Basic Architecture of Microsoft Dynamics 365

Microsoft Dynamics 365 is a web-based, database-driven application that is hosted by Microsoft, and is accessible through several means:

  • Directly, using a web browser
  • Through an integration with Microsoft Outlook
  • Through native mobile applications
  • Through certain, supported BI applications like “Power BI”
  • Through an API
It’s useful to know that there is also an “On-Premises” version of the software which can be purchased and run on the private servers of an organization. In this case, direct access and management of the SQL database is technically possible, although not “supported.”  It should be understood that as the online product evolves, the differences between the On-Premises version and the Online version hosted by Microsoft widen. The scope of this blog post is limited to the Online version.

The database that supplies the “back-end” of Microsoft Dynamics 365 is Microsoft SQL, although none of the methods of access above provide direct access or management of the underlying SQL database. The database is relational, which means that the “entities” (tables in the database) are related to each other in several ways. Examples of these relationships are below with their respective notations and definitions. “Many-to-One” (N:1) – in this relationship, the “Many” entity is related to one and only one of the “One” entity.  Example: Any number (Many) of Contacts are related to one and only one Account. “One-to-Many” (1:N) – this type of relationship is an inverse of the one mentioned above, where the One entity is related to “Any Number” of the Many relationship. Example: One Customer can have “Any Number” of Opportunities associated with them. “Many-to-Many” (N:N) – this type of relationship is actually a bit of a technical problem in a typical relational database system such as SQL, which is what Dynamics 365 is based upon. In this type of relationship, “Any Number” one entity might be related to “Any Number” of the other type of entity.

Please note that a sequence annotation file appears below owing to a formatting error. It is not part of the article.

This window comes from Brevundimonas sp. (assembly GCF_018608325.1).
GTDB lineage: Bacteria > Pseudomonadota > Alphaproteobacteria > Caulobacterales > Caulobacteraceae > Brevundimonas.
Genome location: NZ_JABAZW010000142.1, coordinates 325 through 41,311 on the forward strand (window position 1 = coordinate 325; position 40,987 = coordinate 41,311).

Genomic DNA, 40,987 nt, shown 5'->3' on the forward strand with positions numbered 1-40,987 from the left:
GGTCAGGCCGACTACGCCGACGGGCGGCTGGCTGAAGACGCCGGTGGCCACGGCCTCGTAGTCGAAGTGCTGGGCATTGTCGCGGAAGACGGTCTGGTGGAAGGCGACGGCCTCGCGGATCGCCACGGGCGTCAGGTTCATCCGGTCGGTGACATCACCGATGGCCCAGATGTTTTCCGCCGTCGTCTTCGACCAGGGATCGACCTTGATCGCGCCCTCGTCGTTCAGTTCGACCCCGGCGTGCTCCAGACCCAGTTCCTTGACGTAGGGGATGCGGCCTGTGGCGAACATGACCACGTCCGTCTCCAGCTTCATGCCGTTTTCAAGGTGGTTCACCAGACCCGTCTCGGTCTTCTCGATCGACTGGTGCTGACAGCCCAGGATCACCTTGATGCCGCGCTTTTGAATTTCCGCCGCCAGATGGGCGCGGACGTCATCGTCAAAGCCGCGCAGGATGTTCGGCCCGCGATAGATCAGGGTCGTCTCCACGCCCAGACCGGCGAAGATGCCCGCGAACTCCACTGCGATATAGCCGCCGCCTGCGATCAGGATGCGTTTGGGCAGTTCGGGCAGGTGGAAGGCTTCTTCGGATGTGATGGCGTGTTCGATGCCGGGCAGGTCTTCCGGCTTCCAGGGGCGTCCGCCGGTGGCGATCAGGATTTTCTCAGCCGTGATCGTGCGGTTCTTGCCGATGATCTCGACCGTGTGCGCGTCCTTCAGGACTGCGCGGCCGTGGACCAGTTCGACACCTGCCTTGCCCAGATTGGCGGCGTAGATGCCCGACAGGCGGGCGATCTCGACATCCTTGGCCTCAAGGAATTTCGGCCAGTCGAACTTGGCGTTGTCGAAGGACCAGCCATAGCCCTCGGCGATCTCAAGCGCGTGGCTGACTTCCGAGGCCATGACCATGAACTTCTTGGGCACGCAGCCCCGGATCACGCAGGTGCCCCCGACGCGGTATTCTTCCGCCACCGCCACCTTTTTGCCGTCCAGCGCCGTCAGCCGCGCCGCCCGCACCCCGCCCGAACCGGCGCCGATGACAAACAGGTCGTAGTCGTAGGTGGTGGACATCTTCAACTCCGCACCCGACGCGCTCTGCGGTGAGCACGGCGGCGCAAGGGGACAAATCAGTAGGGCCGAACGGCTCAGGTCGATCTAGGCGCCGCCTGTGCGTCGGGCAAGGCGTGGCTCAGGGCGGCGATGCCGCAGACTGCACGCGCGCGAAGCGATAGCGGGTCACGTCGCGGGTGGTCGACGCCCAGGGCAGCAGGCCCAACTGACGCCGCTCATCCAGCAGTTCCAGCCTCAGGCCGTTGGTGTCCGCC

Modules

The following modules exist in the Microsoft Dynamics 365 for Sales and the Microsoft Dynamics Service Apps, which are the most common Microsoft Dynamics 365 versions deployed[1].  A few of important points should be understood about modules:

  • They are customizable – that is, what entities appear can be modified.
  • Because they can be changed, by default, they represent the perspective of an imaginary job role. For instance, the features in the Sales module are those that Microsoft originally imagines a salesperson would be interested in using.
  • The entities common to other modules are the SAME set of data. This is important to understand. Meaning – the Contacts that are seen in Service are the same Contacts that are seen in Sales.

Sales. This module contains entities that are designed to support all manner of sales processes.  Below is a screen shot of what the module looks like when the Sales tile is clicked on a default deployment of Microsoft Dynamics 365 Sales in 2018.

Microsoft Dynamics 365 Sales Module

Figure 1 – The Sales Module by default in 2018 Service. The service module contains entities that are designed to support customer service operations. Below is a screen shot of what the module looks like when the Service tiles is clicked.